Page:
IFA hopes today’s election will close dark chapter

Analysis: the new president of the farmers’ group will have to restore credibility

Galway candidate Joe Healy: playing the outsider’s card at hustings.

Galway candidate Joe Healy: playing the outsider’s card at hustings.

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Having endured some of its worst times in its history over the last six months, the Irish Farmers’ Association will today hope to begin to close an unhappy chapter with the election of a new president.

However, the new head of the organisation, headquartered on the Long Mile Road in Dublin, will do so with anaemic support from the membership: turnout was up to 40 per cent down in some regions. Just a fifth of eligible voters turned out in some local branches.

Irish Farm Centre, the IFA’s Dublin headquarters, blames the low turnout on the time of the year, with lambing, calving and the sowing of crops in full swing. However, several insiders say anger at the current administration has led many to stay away.

Galway candidate Joe Healy, a former head of young farmers’ group Macra na Feirme, has played the outsider’s card at hustings throughout the country, saying the association needed someone “outside the perceived hierarchy of the IFA with an untarnished reputation”.

Putting distance between himself and alleged sins of the past, Healy has offered to take only vouched expenses as pay if elected – although that decision will ultimately be in the hands of the IFA’s new remuneration committee.

His pitches at those hustings have varied little, where he has sought to voice the anger of ordinary members still reeling from revelations about the IFA’s former general secretary Pat Smith’s half-million-euro salary and the culture of secrecy that surrounded it.

The Galway dairy farmer, who has never held a senior post in the IFA, appears to have the edge in the group’s presidential election race against National Livestock chairman Henry Burns, the hierarchy’s preferred candidate, and rural development boss Flor McCarthy.

Lifting the lid

Significantly, Healy has also hinted at lifting the lid on the pay of those who previously filled Mr Smith’s post in Bluebell, including Mr Michael Berkery – a move the current administration has so far resisted.

Whether Healy can ride a wave of grassroots dissent all the way to the top of the State’s most formidable lobby group will not be known until today, when the ballot boxes from all 947 local branches are opened and votes are counted.

With no candidate expected to win on the first count, the outcome may be determined by McCarthy’s transfers. However, the move to a simple one- member, one-vote system, rather than each branch getting a single vote, makes the final outcome difficult to predict.

Munster candidate

McCarthy is effectively the Munster candidate, and the province accounts for 38 per cent of the IFA’s 75,000-strong membership. In Healy’s favour, Galway, with 78 branches, has the most of any county.

If Healy has played the outsider’s card at the 25 three- way debates that have taken place, Burns and McCarthy have trumpeted their experience at the forefront of IFA politics to counter the Galwayman’s anti-establishment credentials.

Having held senior posts for several years, both have claimed to have the necessary leadership skills and to know their way around the Department of Agriculture and, most importantly, Brussels, where the majority of the group’s lobbying is done.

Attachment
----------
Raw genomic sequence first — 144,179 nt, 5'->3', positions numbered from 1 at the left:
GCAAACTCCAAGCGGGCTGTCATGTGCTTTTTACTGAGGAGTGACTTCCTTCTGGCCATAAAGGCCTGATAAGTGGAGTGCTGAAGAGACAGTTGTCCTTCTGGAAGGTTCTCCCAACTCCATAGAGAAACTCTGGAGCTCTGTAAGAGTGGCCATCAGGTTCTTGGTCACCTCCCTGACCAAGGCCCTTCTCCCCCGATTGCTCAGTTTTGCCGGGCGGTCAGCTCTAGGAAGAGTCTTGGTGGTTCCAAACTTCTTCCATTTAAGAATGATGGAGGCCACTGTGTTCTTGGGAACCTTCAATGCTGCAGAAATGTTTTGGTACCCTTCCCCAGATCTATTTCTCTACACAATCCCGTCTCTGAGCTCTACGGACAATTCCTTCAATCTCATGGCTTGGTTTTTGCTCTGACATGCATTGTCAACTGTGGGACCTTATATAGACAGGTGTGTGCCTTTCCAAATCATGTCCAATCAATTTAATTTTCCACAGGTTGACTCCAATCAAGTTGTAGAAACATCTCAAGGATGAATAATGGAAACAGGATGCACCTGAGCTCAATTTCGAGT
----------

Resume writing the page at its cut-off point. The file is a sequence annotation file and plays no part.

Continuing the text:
Not everyone is convinced that Healy will win. “If the election had been held two months ago, Healy would have swept in, but tempers have cooled and things have moved on a bit,” said one insider, who expected Burns to come out on top.

Unsurprisingly, all three candidates argued that farmers needed more of the final price for their produce, that retailers were too strong, and that there needed to be greater political will to improve what farmers earn.

Despite the fury expressed at the height of the controversy late last year, farmers were notably slow to cancel their subscriptions, or, more importantly, to stop the fee they pay through the marts for each animal sold.

Crashing commodity prices have put the squeeze on rural Ireland; dairy farmers have struggled with lower milk prices – all of which fed into why Fine Gael’s election slogan to “keep the recovery going” did so badly in one-time heartlands.

However, the shadow’s left by last year’s debacle will long lay across the organisation, not least because Smith has drawn up legal papers to sue his former employers for his €2 million severance.

Apart from the legal costs, a full hearing in the High Court could result in another round of damaging revelations, with Smith claiming he received less than his predecessor Michael Berkery, now the chairman of FBD insurance.

Never a man to be underestimated, Berkery, the IFA’s general secretary for 25 years up to 2009, has warned his former organisation not to release details of his salary as they are covered by a confidentiality agreement.

Forced to resign

At the recent hustings in Meath, where former president Eddie Downey farms, there was a lot of anger at how Downey had been treated, and even a suggestion that he deserved an apology. Downey was forced to resign after it emerged that he had sanctioned Smith’s generous severance deal, which involves €1 million upfront and €100,000 annually over 10 years if it eventually has to be honoured.

Downey’s supporters, and he still has more than a few, insist that he had the approval of other senior figures when he signed off on the deal, while he himself claims he was “thrown under the bus”. Drawing a line under the IFA’s darkest days will be no easy task.

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